Jesus promised His apostles that the Holy Spirit would come to their aid and bring to their remembrance all the things which He had taught them (John 14:26). He declared that the Holy Spirit would guide the apostles into all truth (John 16:13). Before He left this earth, Jesus promised the apostles that the Holy Spirit would descend on them and endow them with power (Luke 24:49). He described this endowment with power as the baptism of the Holy Ghost which would allow them to be witnesses for Him to the uttermost part of the earth (Acts 1:5).
On the first Pentecost after the resurrection of our Lord, in fulfillment of
the promise of Christ to the apostles, the Holy Spirit descended upon the Twelve,
appearing as a manifestation of cloven tongues of fire, and gave each of the apostles
the ability to speak in an unlearned foreign tongues or language (Acts 2:1-
The apostles claimed to be thus guided by the Holy Spirit (Acts 2:16ff; et.
al). This baptism of the Holy Spirit was unique to the apostles, being promised
only to them (2:14; and see above) and allowing only them to pass miraculous gifts
on to those upon whom they had laid their hands (Acts 8:18). Even those who had
miraculous gifts were not able to give this gift to others, thus Philip, though he
had miraculous endowments, needed the apostles to bestow this miraculous power upon
the Samaritans (Acts 8:14-
Being thus endowed, the apostles and other first century Christians who received
the gift of the Holy Ghost through the laying on of the apostles’ hands, were able
to speak with divine sanction and authority and perform miracles confirming the words
which they spoke (Mark 16:19,20; Heb. 2:1-
The apostle Paul wrote fourteen of the twenty-
Paul wrote an epistle addressed to the “churches of Galatia,” which would
have included at least the churches in Lystra, Derbe, Iconium, and Antioch in Pisidia.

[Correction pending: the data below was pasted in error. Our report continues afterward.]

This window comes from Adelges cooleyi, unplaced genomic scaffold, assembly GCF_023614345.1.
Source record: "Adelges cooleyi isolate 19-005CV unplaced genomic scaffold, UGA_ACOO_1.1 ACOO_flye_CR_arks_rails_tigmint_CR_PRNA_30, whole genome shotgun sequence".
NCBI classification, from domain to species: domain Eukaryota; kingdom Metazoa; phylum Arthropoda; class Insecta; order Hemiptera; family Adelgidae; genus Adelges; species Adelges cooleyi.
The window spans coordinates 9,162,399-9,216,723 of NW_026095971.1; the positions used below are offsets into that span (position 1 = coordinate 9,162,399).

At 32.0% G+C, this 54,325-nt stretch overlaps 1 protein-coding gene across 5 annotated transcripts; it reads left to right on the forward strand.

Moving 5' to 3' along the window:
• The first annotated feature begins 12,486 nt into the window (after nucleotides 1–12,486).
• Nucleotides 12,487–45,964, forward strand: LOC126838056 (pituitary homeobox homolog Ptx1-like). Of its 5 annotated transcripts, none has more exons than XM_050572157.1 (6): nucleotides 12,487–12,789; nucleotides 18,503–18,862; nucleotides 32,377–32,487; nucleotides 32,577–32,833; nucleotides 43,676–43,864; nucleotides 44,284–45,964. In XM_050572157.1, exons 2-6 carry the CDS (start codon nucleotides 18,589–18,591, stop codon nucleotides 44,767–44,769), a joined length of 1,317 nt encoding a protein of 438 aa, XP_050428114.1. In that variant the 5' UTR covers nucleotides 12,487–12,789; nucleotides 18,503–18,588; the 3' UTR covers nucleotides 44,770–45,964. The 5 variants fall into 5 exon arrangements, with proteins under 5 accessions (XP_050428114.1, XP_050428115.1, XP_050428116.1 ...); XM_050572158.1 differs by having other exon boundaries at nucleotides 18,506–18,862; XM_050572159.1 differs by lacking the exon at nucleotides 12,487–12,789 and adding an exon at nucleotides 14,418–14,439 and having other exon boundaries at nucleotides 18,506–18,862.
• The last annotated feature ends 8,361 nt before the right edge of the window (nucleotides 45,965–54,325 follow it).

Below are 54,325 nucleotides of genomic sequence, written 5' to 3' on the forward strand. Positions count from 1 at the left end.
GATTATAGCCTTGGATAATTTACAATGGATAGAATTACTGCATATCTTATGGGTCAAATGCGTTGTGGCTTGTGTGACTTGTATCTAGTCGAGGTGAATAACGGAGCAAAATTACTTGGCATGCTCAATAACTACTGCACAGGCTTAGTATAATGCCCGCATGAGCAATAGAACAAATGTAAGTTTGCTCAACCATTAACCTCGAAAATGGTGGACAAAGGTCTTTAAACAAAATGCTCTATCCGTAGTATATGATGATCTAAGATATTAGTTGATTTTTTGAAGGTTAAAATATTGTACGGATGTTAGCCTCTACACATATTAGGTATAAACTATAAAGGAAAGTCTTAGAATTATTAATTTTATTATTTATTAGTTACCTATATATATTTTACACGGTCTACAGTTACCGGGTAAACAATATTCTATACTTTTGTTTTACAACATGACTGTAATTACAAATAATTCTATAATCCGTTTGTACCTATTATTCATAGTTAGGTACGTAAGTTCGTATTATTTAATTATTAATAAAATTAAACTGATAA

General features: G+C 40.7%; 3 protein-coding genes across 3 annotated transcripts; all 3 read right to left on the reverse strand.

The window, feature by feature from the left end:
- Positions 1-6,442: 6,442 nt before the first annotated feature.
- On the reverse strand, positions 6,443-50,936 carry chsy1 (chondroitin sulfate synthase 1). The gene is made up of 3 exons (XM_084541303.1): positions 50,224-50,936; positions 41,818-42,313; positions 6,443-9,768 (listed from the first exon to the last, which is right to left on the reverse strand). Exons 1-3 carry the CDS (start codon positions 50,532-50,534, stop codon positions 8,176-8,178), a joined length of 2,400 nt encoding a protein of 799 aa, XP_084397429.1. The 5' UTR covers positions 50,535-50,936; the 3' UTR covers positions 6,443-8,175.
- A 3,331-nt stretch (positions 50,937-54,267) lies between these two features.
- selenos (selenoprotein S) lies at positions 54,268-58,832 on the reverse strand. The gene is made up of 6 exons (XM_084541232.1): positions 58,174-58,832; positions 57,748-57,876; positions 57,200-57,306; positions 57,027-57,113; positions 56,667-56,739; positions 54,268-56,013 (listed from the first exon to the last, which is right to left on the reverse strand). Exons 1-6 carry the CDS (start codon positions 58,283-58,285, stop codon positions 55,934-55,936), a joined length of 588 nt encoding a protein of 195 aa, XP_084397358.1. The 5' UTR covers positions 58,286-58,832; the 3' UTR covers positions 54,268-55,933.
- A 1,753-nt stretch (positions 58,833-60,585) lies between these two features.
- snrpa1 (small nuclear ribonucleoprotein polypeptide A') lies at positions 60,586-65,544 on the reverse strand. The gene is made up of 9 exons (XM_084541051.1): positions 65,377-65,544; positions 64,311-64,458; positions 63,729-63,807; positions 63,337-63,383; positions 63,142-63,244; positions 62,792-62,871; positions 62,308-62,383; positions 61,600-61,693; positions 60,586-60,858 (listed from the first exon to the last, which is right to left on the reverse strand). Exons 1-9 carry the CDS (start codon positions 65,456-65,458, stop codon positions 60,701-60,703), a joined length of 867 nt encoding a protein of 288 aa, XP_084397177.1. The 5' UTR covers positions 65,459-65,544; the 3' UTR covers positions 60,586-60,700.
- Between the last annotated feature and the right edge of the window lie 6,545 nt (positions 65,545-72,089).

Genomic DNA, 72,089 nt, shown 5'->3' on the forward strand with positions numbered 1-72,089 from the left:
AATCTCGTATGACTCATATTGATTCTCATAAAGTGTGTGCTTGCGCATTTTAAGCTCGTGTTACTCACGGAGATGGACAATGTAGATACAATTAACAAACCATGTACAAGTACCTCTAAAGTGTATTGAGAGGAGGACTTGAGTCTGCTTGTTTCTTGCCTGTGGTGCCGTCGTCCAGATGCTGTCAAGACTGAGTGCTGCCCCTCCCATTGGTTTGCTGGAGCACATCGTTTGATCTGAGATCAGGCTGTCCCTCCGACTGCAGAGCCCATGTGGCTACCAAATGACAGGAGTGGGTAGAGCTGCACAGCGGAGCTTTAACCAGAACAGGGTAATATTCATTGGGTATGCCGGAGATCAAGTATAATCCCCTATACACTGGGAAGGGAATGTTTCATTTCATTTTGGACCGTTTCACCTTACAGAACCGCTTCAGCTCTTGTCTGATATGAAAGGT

In this letter Paul expresses dismay that the Christians in these cities were so
quickly moving away from the original form of doctrine which he had delivered to
them, into following a changed, perverted gospel (1:6-
Furthermore, what he was now commanding them to help preserve, was precisely what the other apostles had already been teaching in other parts of the world, for he now “preached the faith which he once destroyed” (1:23). Paul wanted all of these churches to clearly understand that they were amenable to what he wrote in this epistle.
As an apostle of Jesus Christ, Paul was concerned about the church at Laodicea, at Colosae, about all those who had not even seen his face (Co. 2:1). Indeed, the care of all the churches fell upon his shoulders (II Cor. 11:28). To the church at Colosae, Paul wrote: “And when this epistle is read among you, cause that it be read also in the church of the Laodiceans; and that ye likewise read the epistle from Laodicea” (Col. 4:16). This was not just a one time, unique arrangement. Paul stressed that he taught the very same thing in every church everywhere (I Cor. 4:17). In writing to the church of Christ at Thessalonica, Paul charged that “this epistle be read unto all the holy brethren” (I Thes. 5:27). Certainly, Paul believed that what he taught, whether spoken or in writing, constituted a body of doctrine that was universally authoritative and completely binding.
Paul wrote to the brethren at Ephesus and expected that his words would be
understood (Eph. 3:3,4) and that this knowledge would be passed on and given to all
(3:9). Paul wrote to the brethren at Phillipi stating that what he had told them
in some form, he was telling them again because it was safe, i.e., it was important
that these things which he wrote be clearly understood (Phil. 3:1). It was not unusual
for the apostles to write letters to the churches (Acts 15:23; II Cor. 10:9-